Ontario and the rest of the developed world are at a tipping point in our efforts to stop HIV. Over the past 30+ years, we have made incredible progress developing HIV treatments that can protect people’s health and eliminate the risk of further transmission. We now have highly effective treatments and new approaches to prevention. We know that early and ongoing antiretroviral treatment improves the health of people living with HIV and can virtually eliminate the risk of transmission. We also have a clearer understanding of how the broader social determinants of health – poverty, housing instability, food insecurity, mental health issues, addictions, violence, abuse, stigma, and social and structural inequities – put people at risk and threaten the health of people living with HIV.
The challenge now is to use the knowledge and tools we have to deliver more effective programs and services to those who need them. Accordingly, the OHTN will invest in researchers and research – people and projects (including innovative, discovery-based, and investigator-driven game changing research) – that have the potential to drive change in Ontario HIV health and social systems.
Populations in Ontario Most Affected by HIV
We know that some populations in Ontario are more affected by HIV and targeting resources and programs to those populations can make a difference.
- People living with HIV
- Gay, bisexual and other men who have sex with men
- People who inject drugs
- African, Caribbean and Black communities
- Indigenous communities
The Ontario HIV Treatment Network (OHTN) is a nonprofit, stakeholder-driven organization funded by the AIDS Bureau of the Ministry of Health and Long-Term Care. Our vision is to see communities thriving now and beyond HIV. Our Endgame Strategic Plan lays our our plan to work with people living with HIV, affected communities, care providers, researchers and policymakers to make new HIV infections rare and to help people with HIV lead long healthy lives free of discrimination. We call this plan the HIV Endgame because we believe that by making the correct tactical moves over the next 10 years, we can stop HIV. Read the OHTN Endgame Plan to 2026.
The Role of Research in the Endgame
Researchers are essential partners in the OHTN Endgame Strategy. We will draw on Ontario’s research expertise to identify knowledge gaps and use data and evidence to support the design, implementation, improvement and scale-up of programs and services that move Ontario closer to the HIV endgame. The OHTN will work closely and collaboratively with funded researchers to achieve our mission and goals.
The OHTN’s ERFP will support research that has the potential to:
- meet the needs of populations in Ontario most affected by HIV
- drive changes in policy and practice across the HIV prevention, engagement, and care cascade
- lead to more integrated health and social services
- identify effective ways to address the social determinants that have a negative impact on the health of communities most affected by HIV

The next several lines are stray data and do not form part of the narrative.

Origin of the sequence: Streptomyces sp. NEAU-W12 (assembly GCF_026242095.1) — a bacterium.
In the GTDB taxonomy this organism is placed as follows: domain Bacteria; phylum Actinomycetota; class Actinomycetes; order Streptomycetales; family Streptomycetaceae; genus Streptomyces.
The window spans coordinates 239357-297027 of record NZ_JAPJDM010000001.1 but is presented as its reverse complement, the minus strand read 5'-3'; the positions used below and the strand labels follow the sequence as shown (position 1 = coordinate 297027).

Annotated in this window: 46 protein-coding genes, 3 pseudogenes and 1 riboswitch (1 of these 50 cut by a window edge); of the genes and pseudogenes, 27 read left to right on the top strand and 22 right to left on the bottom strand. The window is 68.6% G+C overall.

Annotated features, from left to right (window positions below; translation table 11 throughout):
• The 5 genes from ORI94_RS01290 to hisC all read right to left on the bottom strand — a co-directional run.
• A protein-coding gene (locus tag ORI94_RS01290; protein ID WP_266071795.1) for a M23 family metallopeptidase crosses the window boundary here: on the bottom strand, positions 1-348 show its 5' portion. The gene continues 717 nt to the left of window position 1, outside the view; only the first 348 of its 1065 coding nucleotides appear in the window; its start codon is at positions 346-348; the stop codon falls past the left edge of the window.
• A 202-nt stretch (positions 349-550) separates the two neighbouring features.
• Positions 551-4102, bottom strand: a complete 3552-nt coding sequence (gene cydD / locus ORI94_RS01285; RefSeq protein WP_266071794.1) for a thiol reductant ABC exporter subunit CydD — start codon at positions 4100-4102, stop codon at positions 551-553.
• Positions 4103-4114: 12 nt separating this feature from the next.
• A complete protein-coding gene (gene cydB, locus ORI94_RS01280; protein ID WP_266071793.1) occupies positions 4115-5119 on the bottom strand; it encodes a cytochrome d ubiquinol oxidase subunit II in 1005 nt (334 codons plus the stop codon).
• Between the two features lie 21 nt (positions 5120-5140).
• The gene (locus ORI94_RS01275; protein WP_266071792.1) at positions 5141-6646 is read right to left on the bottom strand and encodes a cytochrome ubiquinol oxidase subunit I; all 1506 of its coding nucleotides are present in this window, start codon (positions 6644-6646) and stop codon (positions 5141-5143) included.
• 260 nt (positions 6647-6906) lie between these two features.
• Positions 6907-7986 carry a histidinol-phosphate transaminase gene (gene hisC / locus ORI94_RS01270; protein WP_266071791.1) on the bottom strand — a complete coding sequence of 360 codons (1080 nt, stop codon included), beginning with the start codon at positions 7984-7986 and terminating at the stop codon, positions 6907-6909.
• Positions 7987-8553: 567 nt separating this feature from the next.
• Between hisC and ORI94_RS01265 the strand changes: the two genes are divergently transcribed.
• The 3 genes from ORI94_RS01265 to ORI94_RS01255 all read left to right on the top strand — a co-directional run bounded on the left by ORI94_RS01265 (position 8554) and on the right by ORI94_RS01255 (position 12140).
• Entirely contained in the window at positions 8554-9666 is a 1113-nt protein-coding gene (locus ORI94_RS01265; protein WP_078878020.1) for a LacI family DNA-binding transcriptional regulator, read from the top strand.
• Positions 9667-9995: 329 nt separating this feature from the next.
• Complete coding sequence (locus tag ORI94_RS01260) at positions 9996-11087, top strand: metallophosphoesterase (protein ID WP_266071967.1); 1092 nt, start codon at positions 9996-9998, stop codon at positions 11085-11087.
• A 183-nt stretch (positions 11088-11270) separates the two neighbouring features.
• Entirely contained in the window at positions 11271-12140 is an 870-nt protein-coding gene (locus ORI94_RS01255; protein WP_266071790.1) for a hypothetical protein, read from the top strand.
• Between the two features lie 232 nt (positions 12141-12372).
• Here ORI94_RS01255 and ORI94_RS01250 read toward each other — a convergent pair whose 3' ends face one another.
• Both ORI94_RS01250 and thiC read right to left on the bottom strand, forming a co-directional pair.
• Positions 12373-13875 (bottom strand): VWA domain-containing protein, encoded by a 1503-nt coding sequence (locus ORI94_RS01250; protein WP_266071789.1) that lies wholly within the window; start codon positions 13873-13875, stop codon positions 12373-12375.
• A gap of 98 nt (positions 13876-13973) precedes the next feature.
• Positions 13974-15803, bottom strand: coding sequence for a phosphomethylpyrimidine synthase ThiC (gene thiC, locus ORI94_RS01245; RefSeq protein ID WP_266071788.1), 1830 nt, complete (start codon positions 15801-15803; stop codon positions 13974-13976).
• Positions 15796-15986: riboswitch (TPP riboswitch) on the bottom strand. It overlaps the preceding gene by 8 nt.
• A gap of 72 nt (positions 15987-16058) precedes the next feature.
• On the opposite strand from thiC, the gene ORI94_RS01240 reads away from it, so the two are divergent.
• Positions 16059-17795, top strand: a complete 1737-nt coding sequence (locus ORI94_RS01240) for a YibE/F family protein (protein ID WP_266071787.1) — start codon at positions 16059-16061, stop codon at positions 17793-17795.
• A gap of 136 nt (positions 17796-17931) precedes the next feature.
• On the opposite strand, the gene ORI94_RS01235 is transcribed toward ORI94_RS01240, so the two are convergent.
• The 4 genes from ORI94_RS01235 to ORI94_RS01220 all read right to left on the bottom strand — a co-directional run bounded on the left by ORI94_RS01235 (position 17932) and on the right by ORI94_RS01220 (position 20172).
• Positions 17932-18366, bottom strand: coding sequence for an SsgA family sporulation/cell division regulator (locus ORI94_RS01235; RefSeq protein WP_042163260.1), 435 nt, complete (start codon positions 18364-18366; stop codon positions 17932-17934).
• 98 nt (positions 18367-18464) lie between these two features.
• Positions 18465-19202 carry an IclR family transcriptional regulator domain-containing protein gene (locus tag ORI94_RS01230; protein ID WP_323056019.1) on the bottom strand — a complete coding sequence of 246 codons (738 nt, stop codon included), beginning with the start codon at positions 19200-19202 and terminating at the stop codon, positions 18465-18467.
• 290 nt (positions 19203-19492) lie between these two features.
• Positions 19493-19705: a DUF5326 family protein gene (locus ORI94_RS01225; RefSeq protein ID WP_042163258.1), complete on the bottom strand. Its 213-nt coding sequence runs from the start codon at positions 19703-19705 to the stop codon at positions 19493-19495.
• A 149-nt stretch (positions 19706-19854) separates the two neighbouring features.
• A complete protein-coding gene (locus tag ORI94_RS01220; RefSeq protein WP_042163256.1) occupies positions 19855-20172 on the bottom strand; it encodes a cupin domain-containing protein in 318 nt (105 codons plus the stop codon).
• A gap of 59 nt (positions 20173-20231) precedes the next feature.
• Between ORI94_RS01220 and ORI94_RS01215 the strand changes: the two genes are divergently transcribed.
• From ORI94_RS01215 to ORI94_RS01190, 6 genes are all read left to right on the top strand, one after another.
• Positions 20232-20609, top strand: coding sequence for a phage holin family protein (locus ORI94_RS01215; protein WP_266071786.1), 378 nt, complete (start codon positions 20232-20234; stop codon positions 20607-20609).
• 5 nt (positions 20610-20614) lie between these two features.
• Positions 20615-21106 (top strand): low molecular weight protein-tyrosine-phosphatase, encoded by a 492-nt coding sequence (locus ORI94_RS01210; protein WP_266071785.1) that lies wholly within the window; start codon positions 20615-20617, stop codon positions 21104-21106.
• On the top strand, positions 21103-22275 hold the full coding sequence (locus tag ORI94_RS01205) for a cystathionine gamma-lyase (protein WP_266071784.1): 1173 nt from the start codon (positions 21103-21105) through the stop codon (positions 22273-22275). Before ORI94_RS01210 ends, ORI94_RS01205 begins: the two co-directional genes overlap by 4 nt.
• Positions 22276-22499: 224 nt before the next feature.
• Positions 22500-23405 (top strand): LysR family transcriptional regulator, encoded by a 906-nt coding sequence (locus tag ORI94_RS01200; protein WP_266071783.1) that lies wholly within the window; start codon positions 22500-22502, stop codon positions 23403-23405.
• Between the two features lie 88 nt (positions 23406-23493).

- contribute to a rapid learning HIV health and social system
What is a Rapid Learning Health and Social System? What are our priorities?
Rapid Learning is an systems-level approach that guides networks of service and care providers to work with the communities they serve and with research and policy partners to make improvements. This is what we hope to create in the HIV sector. Learn more about rapid learning and the characteristics of a rapid learning health and social system.
Through our strategic planning process and consultations with our stakeholders we have identified a series of priorities. We are currently working with our partners to make progress in seven key rapid learning areas:
- Effective PrEP scale-up in Ontario
- Population-focused prevention and health promotion
- HIV testing
- Linkage, adherence, and retention in care
- Clinical care standards and capacity
- Integration of services
- Mental health and well-being of people living with and at risk of HIV (including stigma reduction)
Note: Our research priorities and rapid learning areas will be reviewed and updated every two years, based on consultations with stakeholders. For the upcoming competition all funded research must be relevant to one of learning areas.
The Endgame Awards
Through our Endgame Funding Program we will offer a selection of awards to draw on Ontario’s research expertise in ways that help us reach the Endgame. Not every award will be offered every year, we will use these awards strategically to help achieve the Endgame.
- The HIV Endgame Leader Awards – a selection of salary awards for researchers at different stages of their careers including student awards and support for investigators in front line service environments (community fellows)
- Game Changer Awards – investigator-driven awards that will build on the innovation and engagement of Ontario’s HIV research community to generate game-changing knowledge, and pilot and scale up game-changing interventions
- Community-based Research (CBR) and Evaluation Awards – to support Community-based agencies, their staff, and people living with HIV/AIDS to undertake research and evaluation activities that help develop and modify effective programs, services and policy or generate data to make the case for additional CBR relevant to Ontario’s needs.
- Emerging Issues Awards – will will support research in areas where OHTN, in consultation with our stakeholders, have defined clear gaps in knowledge and where we will issue a directed call for proposals, targeting researchers with a strong track record in related research/issues and the potential to conduct rapid research.
More detailed descriptions of all of these award programs are now available. Full application guidelines will be available October 15, 2018 on this website.